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With ‘Nomadland,’ Frances McDormand now has more lead actress Oscars than Meryl Streep

A closeup of Frances McDormand against an arid Western backdrop.
Frances McDormand in the movie “Nomadland.”
(Searchlight)

In what was widely considered the tightest race in this year’s acting categories, Frances McDormand won the lead actress Oscar for her role in “Nomadland.” The win, McDormand’s third as lead actress, puts her in second place for most victories in the category, behind only four-time winner Katharine Hepburn.

The picture of casualness, McDormand strolled to the stage at Union Station and said, referencing some of the vocal talent in the room (including Leslie Odom Jr.): “Look, they didn’t ask me, because if they had, I would have said … we should have had a karaoke bar.”

She paused and recited a bit of “Macbeth,” of which her husband, Joel Coen is directing an adaptation starring her and Denzel Washington: “I have no words. My voice is in my sword.” To that, she made her own amendment: “We know the sword is our work. And I like work.” She chuckled and finished what had to be the night’s shortest speech with, “Thank you for knowing that. And thanks for this.”

“Nomadland” takes home the best picture, director and lead actress awards at the 2021 Oscars.

McDormand, who had won as recently as 2018 for “Three Billboards Outside of Ebbing, Missouri,” plays Fern in “Nomadland,” a woman who has pulled up stakes following the Great Recession and chosen a rootless existence. The film was adapted by producer-writer-director-editor Chloé Zhao from Jessica Bruder’s deeply researched nonfiction book about Americans making similar choices (McDormand optioned the book and produced the film).

Zhao cast several of the “nomads” from Bruder’s book in the film. It’s a tribute to the utter naturalness McDormand achieves in her performance that many of these non-actors apparently had no idea she was a professional actress.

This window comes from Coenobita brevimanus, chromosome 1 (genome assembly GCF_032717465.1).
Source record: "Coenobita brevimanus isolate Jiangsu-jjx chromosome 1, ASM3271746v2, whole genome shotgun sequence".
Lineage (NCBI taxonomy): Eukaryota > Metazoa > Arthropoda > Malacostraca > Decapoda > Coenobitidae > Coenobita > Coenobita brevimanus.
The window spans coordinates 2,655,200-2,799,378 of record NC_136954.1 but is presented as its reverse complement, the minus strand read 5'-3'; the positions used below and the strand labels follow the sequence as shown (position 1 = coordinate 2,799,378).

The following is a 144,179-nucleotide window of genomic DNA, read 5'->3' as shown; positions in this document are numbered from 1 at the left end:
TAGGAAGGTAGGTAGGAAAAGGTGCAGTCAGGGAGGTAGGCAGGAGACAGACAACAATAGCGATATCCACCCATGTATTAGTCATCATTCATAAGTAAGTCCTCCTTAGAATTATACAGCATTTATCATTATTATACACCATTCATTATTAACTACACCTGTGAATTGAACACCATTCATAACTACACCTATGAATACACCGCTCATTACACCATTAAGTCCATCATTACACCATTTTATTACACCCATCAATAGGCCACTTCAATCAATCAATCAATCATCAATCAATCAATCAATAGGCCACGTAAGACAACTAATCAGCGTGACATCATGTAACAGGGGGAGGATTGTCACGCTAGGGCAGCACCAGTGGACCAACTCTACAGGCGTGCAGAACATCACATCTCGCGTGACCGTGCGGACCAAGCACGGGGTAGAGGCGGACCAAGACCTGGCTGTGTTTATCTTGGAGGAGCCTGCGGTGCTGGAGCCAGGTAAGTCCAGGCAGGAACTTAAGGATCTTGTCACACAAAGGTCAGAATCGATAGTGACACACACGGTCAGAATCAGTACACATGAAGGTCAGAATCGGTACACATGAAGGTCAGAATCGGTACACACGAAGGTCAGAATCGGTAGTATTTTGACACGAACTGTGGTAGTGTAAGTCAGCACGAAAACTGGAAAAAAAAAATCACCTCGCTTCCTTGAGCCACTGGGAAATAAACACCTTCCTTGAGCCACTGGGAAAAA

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“Linda May and Swankie and Bob were already kind of the iconic figures in my mind before I actually met them,” McDormand told The Times’ Josh Rottenberg. “I think what I was most intimidated by and impressed with was the commitment that people like them made to the life they live, and the joy that they find in gathering together and sharing their experiences and how much they enjoy being on their own. ... I think Swankie was just under the impression that I was another woman on the road. She was really mentoring me in a certain way.”

McDormand has never needed help shedding herself for performances, but she received some assistance in this case anyway, as Zhao urged her to put as much of herself as she could into the role. “Fran is playing Fern, but even the name ‘Fern’ came from herself and who she thinks she might be if she hit the road,” Zhao told the New York Times.

The stars of Chloé Zhao’s critically acclaimed films, including Oscar frontrunner ‘Nomadland,’ discuss her process of dramatizing real lives.

In his Los Angeles Times review, Justin Chang perceived the connection between actress and role: “McDormand doesn’t disappear into Fern; she’s revealed by Fern, and Fern is revealed by her. The innate kinship between character and actor is as obvious as their shared first initial. (We never learn Fern’s surname, except that it starts with ‘McD.’) And although the qualities we often associate with a McDormand performance may be tamped down here — the salty comic aggression, the steely refusal to back down — they persist nonetheless in Fern’s ever-watchful gaze and thin, guarded smile.”

McDormand’s win puts her behind only Hepburn’s four lead wins and ties her with Meryl Streep’s three overall (Streep has two for lead roles and one for her supporting role in “Kramer vs. Kramer”).

With “Nomadland” also winning best picture, that makes four total Oscars for producer McDormand, but she’s still well behind the all-time leader among female winners: Legendary costume designer Edith Head won eight.

While the other three acting races had heavy favorites based on trends established during awards season, the lead actress category did not. The BAFTA-winning McDormand and fellow nominees Viola Davis (the year’s SAG Award winner), Andra Day (Golden Globe winner) and Carey Mulligan (Critics Choice and Spirit winner) had all collected major prizes and widespread acclaim.

Bettors were likewise unsure, listing no one in the category with “minus money,” meaning they saw no clear favorite. Mulligan led many of those betting boards, but not by much; Sports Betting Dime’s lines were typical, with Mulligan at +125 and Davis close behind at +200. McDormand had been an early favorite through much of awards season but had fallen to third in bettors’ eyes (+400).


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